Particular laws vary by state, but in Ohio, the child removal rules, more often than not, deter law enforcement and Children Services agencies from stopping continued abuse from occurring. While on a smaller scale, the basic mindset found in many homes, is similar to that found among many women on the compound in Texas. A mother, who is a routine victim of domestic violence, and either cannot or refuses to protect her children from a hostile household, is not a legal cause for removal. A father, who has committed a violent felony, does not automatically qualify as an unfit parent. A convicted rapist does not necessarily qualify as an unfit parent. Women, who have low self-esteem, may be uneducated, and raise children in an environment controlled by a man, who may emotional, verbally, or physically abuse her, does not necessarily qualify as an unfit parent. The number of children who abuse alcohol, take drugs, and become parents themselves as teenagers more often than not come from homes which are not anywhere near an acceptable home environment. Where is the protection for these children? Why cannot law enforcement swoop in, and take them at will, while determining if any abuse has actually occurred?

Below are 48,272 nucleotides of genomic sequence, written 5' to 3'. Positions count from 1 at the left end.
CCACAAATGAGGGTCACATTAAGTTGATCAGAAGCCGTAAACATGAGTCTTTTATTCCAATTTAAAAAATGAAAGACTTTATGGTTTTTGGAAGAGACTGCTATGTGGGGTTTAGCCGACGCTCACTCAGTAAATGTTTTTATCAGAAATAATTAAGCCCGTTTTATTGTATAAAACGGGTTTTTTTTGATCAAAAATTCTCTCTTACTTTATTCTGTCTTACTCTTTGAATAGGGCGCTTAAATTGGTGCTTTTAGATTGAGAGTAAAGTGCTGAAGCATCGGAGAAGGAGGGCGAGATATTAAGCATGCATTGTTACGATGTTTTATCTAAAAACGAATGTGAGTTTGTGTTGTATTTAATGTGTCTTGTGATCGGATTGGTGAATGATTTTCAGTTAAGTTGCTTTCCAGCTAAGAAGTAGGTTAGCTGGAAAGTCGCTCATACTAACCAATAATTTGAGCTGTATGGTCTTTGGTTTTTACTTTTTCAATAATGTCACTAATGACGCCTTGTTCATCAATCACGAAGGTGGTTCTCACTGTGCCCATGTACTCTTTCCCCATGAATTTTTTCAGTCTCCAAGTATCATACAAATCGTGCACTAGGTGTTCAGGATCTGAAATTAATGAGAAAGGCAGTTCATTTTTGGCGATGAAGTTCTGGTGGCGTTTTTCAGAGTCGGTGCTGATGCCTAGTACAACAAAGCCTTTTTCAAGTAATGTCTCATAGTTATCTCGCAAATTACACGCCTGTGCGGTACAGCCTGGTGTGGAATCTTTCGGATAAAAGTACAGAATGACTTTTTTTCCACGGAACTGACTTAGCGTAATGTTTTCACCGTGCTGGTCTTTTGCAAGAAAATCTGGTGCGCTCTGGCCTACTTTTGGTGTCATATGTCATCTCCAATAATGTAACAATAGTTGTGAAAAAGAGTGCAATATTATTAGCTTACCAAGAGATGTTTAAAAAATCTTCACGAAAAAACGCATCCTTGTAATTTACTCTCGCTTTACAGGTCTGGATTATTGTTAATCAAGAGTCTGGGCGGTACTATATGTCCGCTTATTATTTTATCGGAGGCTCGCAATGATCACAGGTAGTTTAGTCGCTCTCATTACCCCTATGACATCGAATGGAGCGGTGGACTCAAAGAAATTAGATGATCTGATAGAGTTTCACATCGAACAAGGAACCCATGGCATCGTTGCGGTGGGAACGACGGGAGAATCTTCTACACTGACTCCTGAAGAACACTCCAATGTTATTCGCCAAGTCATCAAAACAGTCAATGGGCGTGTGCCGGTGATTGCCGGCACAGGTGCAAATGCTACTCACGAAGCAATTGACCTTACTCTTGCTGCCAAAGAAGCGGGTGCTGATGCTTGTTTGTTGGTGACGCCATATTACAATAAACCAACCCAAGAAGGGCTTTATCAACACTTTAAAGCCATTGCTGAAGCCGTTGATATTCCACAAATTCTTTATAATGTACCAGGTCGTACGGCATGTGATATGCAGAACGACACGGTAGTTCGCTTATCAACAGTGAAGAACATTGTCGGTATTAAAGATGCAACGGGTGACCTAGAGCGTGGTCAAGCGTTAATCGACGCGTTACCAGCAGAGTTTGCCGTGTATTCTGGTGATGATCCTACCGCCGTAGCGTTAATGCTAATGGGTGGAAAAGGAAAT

The level of proof, which is required to remove a child from a home, can take weeks or months to process, parents served with legal papers, and guardian assigned, and for the case to appear in front of a judge to issue a removal order. Removal of the abused child is the only minor, which can be relieved from an abusive environment. Relocation of the children occurred not because of the prompting phone call, but due to what law enforcement officers saw upon entering the ranch. If all that is required to remove a child from a home were a pregnant belly on a young teen girl, than nearly a dozen girls would be out of their far less than perfect homes in southern Ohio. A defining difference in the Texas case is the fact that the men whom impregnated the teens are allegedly in their 50’s. Huge difference than two teens being sexually active to be sure, but the allowed removal to investigate why the young women is pregnant remains. Allowing law enforcement agencies to take at will, all of the teens who are pregnant, and in court for other problems into their custody and interview, them for several days, abuse or a dangerous home environment would be unveiled in many more cases.